We woke up to a winter wonderland yesterday and the first thing I did when I got to the Environmental Learning Center was grab the camera and head outside. We only got a dusting of snow overnight but it looked beautiful covering all of the trees around the lake. As I hiked around the preserve I noticed the birds were out and singing in full force. The snow had covered up food on the ground and they were looking for their seeds elsewhere, for the most part at our Project Feeder Watch set up just outside the learning center.
As I made my way down to the lake to photograph the snow covered shore, I noticed what I had been waiting for all winter, bluebirds amongst a snow covered staghorn sumac. They had found their breakfast, and there was plenty of it. During one of the first snows of the season sometime in November I spent a good amount of time standing in the frigid cold just trying to get at least one shot of a bluebird picking at red berries in a bush in front of the learning center. With my hands frozen, I unfortunately came away with photographs of just the pretty red berries covered in snow, and no birds. It has been a goal of mine since that day to get a shot of those bluebirds in the snow.
So as I tried to conceal my excitement to keep still and quiet while bringing up the camera for a shot at these bluebirds, I began to notice just how many there were. I took a few good shots, but of course I had to get closer. Here’s where the snow became my enemy because the crunch of it under my feet started to scare them away.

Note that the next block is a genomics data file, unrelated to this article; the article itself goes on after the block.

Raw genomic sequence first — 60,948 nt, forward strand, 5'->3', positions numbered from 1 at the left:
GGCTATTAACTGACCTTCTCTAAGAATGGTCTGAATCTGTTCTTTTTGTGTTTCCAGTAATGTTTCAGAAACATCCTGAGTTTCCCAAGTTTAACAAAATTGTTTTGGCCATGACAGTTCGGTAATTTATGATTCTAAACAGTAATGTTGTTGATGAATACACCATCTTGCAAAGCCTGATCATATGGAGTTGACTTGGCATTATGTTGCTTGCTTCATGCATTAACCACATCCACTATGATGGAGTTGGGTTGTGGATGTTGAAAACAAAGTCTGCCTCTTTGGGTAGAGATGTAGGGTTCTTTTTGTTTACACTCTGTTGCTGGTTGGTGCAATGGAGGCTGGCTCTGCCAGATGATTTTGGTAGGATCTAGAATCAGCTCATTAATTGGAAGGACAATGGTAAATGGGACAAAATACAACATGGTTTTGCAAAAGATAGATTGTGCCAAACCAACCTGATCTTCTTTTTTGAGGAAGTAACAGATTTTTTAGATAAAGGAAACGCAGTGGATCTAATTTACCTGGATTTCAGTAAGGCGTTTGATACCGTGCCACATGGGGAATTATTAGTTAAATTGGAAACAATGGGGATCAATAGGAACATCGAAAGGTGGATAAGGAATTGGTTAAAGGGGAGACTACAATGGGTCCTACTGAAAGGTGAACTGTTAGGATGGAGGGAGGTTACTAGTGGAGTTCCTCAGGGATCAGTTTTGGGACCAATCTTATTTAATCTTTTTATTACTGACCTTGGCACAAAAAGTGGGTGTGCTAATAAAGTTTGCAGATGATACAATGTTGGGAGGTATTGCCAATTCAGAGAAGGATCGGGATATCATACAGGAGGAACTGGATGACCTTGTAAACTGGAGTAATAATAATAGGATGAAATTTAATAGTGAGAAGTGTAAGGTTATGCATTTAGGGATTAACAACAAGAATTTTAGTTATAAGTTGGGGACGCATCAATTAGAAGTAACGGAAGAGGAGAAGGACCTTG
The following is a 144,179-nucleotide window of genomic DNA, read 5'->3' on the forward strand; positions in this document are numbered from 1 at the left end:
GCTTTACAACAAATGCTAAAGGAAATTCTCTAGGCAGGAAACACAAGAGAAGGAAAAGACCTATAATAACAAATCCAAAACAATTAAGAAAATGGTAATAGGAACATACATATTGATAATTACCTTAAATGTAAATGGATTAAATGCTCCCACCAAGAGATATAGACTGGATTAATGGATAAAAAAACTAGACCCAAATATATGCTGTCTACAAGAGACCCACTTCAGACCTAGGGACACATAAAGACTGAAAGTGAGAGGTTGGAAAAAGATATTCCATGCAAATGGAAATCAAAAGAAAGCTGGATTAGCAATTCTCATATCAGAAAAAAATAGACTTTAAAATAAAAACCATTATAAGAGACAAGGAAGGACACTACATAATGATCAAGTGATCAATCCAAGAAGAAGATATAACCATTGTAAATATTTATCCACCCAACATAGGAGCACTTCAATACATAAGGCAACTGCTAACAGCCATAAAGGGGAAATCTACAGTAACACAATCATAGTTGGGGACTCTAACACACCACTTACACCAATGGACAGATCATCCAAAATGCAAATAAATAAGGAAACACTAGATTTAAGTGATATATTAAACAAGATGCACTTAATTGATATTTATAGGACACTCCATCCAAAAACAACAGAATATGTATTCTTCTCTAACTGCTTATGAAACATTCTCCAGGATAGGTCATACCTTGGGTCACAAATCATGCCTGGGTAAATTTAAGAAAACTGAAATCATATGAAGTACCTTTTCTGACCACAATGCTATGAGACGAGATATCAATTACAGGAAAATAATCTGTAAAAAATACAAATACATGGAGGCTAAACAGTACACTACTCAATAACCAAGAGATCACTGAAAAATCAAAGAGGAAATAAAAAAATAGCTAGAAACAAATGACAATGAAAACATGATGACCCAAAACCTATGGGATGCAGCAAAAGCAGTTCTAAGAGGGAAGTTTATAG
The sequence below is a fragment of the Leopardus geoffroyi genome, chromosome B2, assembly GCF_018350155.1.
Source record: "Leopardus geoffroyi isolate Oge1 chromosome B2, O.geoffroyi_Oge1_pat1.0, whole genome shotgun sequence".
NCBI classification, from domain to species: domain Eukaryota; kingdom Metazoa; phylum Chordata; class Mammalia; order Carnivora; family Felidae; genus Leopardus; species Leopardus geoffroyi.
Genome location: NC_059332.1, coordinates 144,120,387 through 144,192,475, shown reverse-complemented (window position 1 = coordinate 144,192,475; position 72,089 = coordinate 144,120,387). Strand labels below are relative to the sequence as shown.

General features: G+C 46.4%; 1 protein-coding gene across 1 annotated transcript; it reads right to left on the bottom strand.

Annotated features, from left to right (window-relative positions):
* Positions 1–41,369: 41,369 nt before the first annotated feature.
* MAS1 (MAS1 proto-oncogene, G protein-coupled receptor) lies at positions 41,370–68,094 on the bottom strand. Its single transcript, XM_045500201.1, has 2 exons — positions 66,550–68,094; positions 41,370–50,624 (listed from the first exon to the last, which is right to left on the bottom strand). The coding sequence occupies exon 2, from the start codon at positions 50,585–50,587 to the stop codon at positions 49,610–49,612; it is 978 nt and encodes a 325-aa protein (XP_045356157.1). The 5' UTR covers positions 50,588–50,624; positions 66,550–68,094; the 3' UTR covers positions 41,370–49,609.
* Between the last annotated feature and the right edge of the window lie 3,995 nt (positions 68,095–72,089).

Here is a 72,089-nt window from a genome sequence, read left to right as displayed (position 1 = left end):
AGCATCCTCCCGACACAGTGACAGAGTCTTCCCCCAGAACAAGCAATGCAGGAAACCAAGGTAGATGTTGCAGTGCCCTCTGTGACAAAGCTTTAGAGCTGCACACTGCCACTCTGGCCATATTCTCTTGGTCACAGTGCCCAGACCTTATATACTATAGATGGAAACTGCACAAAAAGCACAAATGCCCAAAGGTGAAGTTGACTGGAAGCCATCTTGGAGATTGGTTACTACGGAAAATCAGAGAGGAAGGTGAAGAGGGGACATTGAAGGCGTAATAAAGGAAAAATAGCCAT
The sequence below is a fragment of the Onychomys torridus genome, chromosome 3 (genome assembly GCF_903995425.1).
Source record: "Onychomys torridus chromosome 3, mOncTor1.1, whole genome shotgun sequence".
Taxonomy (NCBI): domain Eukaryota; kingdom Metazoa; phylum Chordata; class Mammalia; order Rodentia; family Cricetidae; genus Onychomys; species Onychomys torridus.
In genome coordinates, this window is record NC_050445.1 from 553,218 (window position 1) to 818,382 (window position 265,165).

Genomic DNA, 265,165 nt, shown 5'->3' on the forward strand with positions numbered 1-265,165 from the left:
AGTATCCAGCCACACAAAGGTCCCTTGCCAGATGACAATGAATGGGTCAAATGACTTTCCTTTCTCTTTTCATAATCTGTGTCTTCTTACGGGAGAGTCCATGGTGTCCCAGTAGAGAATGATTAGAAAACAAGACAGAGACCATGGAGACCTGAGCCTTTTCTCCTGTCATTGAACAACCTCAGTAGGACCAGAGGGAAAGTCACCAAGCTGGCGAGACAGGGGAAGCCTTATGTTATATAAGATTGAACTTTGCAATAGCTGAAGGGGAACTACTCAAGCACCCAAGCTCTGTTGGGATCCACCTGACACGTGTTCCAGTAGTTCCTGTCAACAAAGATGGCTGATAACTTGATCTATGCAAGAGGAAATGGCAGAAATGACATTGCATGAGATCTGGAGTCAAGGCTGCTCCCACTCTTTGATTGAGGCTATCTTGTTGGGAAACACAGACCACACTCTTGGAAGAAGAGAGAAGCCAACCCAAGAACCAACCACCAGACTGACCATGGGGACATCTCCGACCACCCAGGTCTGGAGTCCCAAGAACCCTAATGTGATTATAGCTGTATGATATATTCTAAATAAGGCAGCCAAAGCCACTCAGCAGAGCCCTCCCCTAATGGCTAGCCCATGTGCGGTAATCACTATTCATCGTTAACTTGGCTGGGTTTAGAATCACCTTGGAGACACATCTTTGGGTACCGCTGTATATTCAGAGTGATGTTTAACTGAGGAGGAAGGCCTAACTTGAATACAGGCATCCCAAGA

At that point I went from photographer back to naturalist and started to count. There had actually been at least 25 bluebirds in this stand of staghorn sumac. I know we have a good population of bluebirds here because I usually see 3 or 4 everyday, even in the winter. Now I know their favorite spot and I will certainly be checking back for more! They have plenty of places to stay due to our conservation efforts in providing a large number of bluebird boxes at the preserve, most of which were built by a student at Lackawanna College and then decorated by children at our annual Pike-Wayne Earth Day festival.
We are gearing up for the Paupack Plunge on Saturday and the winter wonderland had us wondering what we were thinking when we signed up to be freezin’ for a reason! You should join us in the fun and help support a great cause!
-Sarah Hall, PPL Lake Wallenpaupack